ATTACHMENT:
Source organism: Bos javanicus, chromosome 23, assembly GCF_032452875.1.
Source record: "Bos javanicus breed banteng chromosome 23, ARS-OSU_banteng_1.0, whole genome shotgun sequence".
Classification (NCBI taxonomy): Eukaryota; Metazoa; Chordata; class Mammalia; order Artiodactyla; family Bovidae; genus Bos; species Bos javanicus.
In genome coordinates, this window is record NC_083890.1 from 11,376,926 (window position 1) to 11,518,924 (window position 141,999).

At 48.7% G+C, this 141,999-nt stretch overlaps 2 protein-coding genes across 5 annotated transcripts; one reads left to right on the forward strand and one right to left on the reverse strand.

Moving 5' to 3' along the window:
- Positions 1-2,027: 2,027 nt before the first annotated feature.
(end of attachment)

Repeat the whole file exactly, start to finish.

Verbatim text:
Source organism: Bos javanicus, chromosome 23, assembly GCF_032452875.1.
Source record: "Bos javanicus breed banteng chromosome 23, ARS-OSU_banteng_1.0, whole genome shotgun sequence".
Classification (NCBI taxonomy): Eukaryota; Metazoa; Chordata; class Mammalia; order Artiodactyla; family Bovidae; genus Bos; species Bos javanicus.
In genome coordinates, this window is record NC_083890.1 from 11,376,926 (window position 1) to 11,518,924 (window position 141,999).

At 48.7% G+C, this 141,999-nt stretch overlaps 2 protein-coding genes across 5 annotated transcripts; one reads left to right on the forward strand and one right to left on the reverse strand.

Moving 5' to 3' along the window:
- Positions 1-2,027: 2,027 nt before the first annotated feature.